Taj Rishikesh Resort

Taj Rishikesh | Uttarakhand, India

Gracefully complementing its mesmerising natural setting, Taj Rishiskesh is a resort made from noble materials and pays architectural tribute to fort temples and Himalayan villages.

Neenah Dillon

To reach Badrinath, one of India’s holiest towns and temples, pilgrims in the past would have committed to an arduous trek up steep mountain passes on foot, pausing for rest in temporary shelters during journeys that lasted between three months to a year. These flimsy refuges and narrow paths are still visible today on the majestic site that plays host to the first five-star resort located on the Ganges, set in the foothills of the mighty Himalayas, upriver from the city of Rishikesh. More than eight years in the making, Taj Rishikesh Resort & Spa started life as an plot of agricultural land spotted by Canadian-Indian entrepreneur Arjun Mehra, who, while white-water rafting around a double bend in the river, realised this would have been the route that his great grandmother took more than a century ago: “It felt very nostalgic to sit and observe the exact path where she found the motivation to undertake such a difficult pilgrimage,” he explains. “The view across to the awe-inspiring Himalayan mountains that have stood for so many generations proved both humbling and invigorating.”

To realise the potential of the sun-dappled site – enclosed on three sides by the alluring emerald green glacial waters – Mehra started to sketch out his vision for a resort that would meet sustainable development principles while fitting seamlessly into its magnificent natural surroundings. “We envisioned a design that incorporates elements of the local Himalayan architecture, as seen in both ancient fort temples and villages,” he continues. “We wanted to use materials that followed the same concept. In essence, we wanted our resort to be seen as a natural extension of the Ganges River, albeit with luxurious modern comforts.” 

Partnering with Montreal-based YH2 Architects, whose work on Hotel Gault he greatly admired, Mehra asked principals Marie-Claude Hamelin and Loukas Yiacouvakis to develop an architectural language for the hotel following two fact-finding journeys to northern India. “These near-ethnographic trips allowed us to soak in this particular culture, which is rooted in raw stone and carved wood, and is the basis of Uttarakhand and Himachal Pradesh architecture,” explain the duo. “Guiding our approach was the reinterpretation of traditional Kath-khuni construction techniques, decorative Himalayan motifs, and the positioning of the buildings on successive, stepped terraces.”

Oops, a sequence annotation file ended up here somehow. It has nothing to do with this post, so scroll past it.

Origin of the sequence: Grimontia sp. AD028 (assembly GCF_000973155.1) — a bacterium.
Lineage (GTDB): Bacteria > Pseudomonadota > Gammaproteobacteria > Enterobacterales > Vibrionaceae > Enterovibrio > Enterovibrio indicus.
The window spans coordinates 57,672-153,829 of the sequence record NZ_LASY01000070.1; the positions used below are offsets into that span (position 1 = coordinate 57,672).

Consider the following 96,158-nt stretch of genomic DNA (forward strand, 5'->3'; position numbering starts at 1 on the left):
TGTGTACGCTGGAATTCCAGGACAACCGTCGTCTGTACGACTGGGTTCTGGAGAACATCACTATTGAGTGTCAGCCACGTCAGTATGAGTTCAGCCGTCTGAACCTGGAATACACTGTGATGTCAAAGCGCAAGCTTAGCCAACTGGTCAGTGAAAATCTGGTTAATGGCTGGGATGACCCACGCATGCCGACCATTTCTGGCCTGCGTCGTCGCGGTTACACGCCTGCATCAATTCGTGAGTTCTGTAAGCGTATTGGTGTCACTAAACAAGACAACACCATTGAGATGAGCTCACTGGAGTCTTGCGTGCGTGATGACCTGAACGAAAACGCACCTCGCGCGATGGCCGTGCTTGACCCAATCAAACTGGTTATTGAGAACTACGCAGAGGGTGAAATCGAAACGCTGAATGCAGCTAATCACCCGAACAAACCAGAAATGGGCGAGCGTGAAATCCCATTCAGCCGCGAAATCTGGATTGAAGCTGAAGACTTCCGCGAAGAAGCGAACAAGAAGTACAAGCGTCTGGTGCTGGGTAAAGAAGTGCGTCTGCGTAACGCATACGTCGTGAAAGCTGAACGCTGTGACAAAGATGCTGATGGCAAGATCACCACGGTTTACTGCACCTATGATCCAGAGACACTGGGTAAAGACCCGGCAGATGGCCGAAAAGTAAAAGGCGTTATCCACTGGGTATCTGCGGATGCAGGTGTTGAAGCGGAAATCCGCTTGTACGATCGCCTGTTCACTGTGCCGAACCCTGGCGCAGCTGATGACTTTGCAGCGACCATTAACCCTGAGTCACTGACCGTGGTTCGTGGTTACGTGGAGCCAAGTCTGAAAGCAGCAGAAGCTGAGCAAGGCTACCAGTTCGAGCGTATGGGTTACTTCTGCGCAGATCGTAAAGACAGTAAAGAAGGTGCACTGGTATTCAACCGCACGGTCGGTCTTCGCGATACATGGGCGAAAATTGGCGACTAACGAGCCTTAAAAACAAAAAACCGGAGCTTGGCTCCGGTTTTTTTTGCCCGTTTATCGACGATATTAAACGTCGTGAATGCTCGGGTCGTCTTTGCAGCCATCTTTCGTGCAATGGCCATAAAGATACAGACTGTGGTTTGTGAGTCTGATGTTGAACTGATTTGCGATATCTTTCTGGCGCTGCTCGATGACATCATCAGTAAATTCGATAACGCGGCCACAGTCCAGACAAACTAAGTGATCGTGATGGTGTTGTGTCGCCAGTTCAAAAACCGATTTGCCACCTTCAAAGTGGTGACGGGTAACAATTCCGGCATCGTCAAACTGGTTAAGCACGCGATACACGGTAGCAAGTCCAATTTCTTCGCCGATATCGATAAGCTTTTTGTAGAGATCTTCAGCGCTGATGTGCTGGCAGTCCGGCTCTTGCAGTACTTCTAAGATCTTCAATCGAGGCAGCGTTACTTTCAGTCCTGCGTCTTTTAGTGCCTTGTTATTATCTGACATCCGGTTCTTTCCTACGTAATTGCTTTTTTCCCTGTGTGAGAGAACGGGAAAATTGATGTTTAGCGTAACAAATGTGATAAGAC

Working around stringent building regulations governing considerations such as proximity to, and construction heights around the Ganges, YH2’s conceptual vision plugs into the area’s architectural vernacular while transforming hand-chiselled Himalayan river stone, Himachal slate and wood species from both India and Canada into noble materials – the building blocks of Taj Rishikesh. Blurring lines between exterior and interior, with structures cascading down the 12.5-acre plot to provide framed river views from different points, the resort begins at its pinnacle with the Welcome House. “When we looked at traditional Himalayan villages, we noted how dwellings are grouped around the temple fort palaces of royal families,” observe Hamelin and Yiacouvakis. “Named darbargadhs, these forts included both the residence of the Maharajah and common spaces accessible to the community for their protection during times of war.” 

Accommodating guestrooms, reception, restaurant, lounge and conference hall, the Welcome House is inspired by a 400-year-old fort and realised in a cantilevered structure arranged around a central open courtyard. Guests are invited to take complimentary high mountain tea in the Magnolia Courtyard each day, its design characterised by a multiple-flight staircase framed by a screen with a distinctive diamond pattern, mirroring the embroidery on local Himalayan headgear. 

In the reception lounge, a harmonious interplay of timber, stone and slate speaks of a residential mountain lodge, with subdued organic colours complementing the visual scope of the exterior landscape yet injecting a contemporary ambience. Sim Boon Yang, founding partner and Director of Singapore-based Eco-id, elaborates on the interior concept: “We wanted to evoke a feeling of being a guest in someone’s private mountain lodge rather than a typical hotel. Let’s say a place with a discreet and elegant style befitting a cultured and well-travelled host, who has built his own Himalayan escape. Due to the majestic setting, we felt it was important to adopt a rustic minimalism in public areas, allowing for contemplation of the physical beauty all around, encouraging guests to find resonance in this spiritual mood.” Set against the feature walls that alternate between stone courses and carved timber panels, display shelves hold collections of books and quirkier arrangements such as river pebbles, wild flowers, pottery, measuring jugs and baskets.